Wednesday, 8 October 2014

Crafting new spatial and sensorial relationships in contemporary jewellery

Crafting new spatial and sensorial relationships in contemporary jewellery
Sabine Pagan 

Sabine Pagan, Site #2, ring, 2009, 9k yellow gold cube (handmade), surgical steel mount (rapidprototyped), 35 x 35 x 12 mm
Photo: Emily Snadden

Abstract The body occupies a significant place in both contemporary jewellery and architectural practice. The wearable object is made for the body and, therefore, invites the presence of a wearer, even if only metaphorically. Similarly, our built environment is constructed in relation to the scale of the human body and to accommodate our actions as users of architecture. Yet, important to both practices is the relationship between the object — jewellery or architecture — and the body beyond its physicality.

This paper examines embodiment from a cross-disciplinary perspective. Drawing on Jack Cunningham’s model (2005) maker–wearer–viewer as a framework, I propose an extended schema that integrates the object within the relational dynamics, with the aim to investigate the embodied relationship between object and wearer.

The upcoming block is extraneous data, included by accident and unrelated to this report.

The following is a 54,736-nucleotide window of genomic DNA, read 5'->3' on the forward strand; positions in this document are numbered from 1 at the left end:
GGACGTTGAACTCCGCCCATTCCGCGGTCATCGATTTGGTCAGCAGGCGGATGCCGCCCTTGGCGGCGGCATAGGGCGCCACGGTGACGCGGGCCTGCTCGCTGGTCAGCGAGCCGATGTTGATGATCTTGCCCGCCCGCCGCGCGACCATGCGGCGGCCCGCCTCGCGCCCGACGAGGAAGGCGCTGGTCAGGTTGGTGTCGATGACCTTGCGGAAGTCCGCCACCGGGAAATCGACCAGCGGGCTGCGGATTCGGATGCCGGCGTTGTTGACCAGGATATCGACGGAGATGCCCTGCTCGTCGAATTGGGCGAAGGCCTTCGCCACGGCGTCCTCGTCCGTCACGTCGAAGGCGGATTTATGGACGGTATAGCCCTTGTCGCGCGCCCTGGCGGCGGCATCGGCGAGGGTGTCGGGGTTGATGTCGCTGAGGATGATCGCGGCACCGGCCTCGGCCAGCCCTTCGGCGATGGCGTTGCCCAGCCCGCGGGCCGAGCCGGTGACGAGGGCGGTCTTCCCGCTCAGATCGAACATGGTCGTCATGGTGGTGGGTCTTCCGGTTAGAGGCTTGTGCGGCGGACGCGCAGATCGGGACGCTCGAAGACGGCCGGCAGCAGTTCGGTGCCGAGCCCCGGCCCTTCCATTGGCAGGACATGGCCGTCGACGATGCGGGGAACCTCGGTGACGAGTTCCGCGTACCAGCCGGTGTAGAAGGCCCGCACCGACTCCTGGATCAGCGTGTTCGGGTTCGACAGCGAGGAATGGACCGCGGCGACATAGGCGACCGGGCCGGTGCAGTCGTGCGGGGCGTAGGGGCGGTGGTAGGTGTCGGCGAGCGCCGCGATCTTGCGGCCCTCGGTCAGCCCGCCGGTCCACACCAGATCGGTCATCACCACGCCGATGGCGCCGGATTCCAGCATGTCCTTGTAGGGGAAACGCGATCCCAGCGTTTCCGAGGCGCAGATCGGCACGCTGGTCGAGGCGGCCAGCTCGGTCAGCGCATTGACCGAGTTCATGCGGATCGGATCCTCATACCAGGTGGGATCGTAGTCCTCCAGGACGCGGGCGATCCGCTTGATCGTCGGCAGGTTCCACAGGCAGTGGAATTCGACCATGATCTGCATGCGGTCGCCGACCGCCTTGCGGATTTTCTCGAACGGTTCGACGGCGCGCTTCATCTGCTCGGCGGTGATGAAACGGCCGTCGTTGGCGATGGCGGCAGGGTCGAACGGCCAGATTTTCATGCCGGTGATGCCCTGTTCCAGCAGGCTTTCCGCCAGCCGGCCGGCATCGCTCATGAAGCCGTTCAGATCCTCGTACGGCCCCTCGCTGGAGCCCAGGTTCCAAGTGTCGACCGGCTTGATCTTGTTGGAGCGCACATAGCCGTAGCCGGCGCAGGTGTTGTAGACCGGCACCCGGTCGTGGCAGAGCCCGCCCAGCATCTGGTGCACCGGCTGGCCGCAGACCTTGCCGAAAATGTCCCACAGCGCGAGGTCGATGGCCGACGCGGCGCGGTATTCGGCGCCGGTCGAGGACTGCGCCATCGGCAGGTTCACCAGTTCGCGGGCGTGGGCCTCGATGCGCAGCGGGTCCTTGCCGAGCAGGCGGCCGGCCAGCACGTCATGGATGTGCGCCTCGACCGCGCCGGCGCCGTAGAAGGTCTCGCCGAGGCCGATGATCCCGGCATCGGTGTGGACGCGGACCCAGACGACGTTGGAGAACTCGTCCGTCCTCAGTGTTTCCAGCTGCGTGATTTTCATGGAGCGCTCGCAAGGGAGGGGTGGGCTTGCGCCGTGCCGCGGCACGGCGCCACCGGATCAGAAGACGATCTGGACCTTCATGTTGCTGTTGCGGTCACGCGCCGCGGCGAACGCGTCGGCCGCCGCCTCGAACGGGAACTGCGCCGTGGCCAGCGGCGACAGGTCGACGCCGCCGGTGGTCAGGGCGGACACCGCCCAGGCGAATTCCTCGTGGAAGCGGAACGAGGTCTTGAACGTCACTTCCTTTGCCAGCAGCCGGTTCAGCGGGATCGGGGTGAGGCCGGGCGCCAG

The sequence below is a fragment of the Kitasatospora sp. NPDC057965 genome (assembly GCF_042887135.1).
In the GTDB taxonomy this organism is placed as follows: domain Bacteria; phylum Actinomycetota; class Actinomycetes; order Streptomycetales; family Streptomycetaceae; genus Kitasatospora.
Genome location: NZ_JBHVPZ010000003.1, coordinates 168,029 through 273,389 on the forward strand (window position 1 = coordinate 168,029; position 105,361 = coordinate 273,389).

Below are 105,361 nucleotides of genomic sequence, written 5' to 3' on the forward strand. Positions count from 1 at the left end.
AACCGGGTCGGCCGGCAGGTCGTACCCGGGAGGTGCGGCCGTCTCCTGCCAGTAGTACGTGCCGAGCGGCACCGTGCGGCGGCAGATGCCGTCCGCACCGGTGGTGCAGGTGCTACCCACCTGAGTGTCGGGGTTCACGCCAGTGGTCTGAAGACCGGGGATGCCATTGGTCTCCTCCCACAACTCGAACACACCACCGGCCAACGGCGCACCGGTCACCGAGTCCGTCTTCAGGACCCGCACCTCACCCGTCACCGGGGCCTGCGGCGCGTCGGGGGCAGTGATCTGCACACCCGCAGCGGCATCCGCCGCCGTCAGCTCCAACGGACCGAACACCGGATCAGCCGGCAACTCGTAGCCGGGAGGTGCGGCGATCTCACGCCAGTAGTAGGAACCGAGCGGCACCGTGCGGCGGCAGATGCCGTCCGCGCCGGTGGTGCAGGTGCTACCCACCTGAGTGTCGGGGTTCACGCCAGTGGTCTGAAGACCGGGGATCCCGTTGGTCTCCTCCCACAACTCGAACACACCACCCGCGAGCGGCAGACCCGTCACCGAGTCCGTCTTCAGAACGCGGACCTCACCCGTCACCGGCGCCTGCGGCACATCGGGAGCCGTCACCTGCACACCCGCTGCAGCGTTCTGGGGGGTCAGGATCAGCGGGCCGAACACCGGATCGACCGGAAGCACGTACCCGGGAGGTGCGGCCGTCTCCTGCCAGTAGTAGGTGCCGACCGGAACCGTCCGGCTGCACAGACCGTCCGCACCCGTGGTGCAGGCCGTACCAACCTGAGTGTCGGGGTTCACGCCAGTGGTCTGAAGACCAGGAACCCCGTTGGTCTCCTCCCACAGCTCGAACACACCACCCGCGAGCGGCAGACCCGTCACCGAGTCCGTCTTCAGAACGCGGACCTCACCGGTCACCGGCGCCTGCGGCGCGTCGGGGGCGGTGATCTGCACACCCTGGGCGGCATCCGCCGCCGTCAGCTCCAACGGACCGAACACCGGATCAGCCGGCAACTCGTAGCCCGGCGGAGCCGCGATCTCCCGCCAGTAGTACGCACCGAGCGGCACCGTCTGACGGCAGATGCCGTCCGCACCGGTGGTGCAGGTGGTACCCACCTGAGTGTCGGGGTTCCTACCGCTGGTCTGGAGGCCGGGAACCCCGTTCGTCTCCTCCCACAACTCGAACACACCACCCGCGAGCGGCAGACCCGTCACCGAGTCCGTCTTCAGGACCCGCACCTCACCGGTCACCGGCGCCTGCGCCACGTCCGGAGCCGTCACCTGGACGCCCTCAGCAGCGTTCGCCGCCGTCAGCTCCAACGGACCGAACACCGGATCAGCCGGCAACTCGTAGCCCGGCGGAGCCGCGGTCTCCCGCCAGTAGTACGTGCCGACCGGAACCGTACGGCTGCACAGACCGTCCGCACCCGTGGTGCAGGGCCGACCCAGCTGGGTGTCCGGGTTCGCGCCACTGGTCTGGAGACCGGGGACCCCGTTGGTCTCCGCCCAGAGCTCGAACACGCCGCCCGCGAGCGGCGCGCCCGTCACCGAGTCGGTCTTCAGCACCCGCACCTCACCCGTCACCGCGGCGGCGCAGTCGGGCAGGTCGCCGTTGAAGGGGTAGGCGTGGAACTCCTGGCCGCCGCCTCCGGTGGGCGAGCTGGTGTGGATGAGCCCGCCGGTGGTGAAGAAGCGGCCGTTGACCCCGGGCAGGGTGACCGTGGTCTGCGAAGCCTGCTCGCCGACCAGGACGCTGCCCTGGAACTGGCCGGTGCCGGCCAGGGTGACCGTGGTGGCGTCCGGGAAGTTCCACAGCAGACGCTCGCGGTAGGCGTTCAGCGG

Underpinning the research is a case study that I conducted on the sensorial qualities of Peter Zumthor’s architecture, in particular Therme Vals. The study demonstrates that the embodied experience of the architecture by the user contributes to the development of these qualities.

In this paper, I argue that the transposition and testing of this concept in jewellery generates new relational variables, from which a new methodology of practice in jewellery informed by architecture emerges. Read full paper

Full paper published in craft+design enquiry: issue 6 Issue 6 2014, Craft.Material.Memory

jewellery, architecture, cross-disciplinary, wearing, senses, Therme Vals

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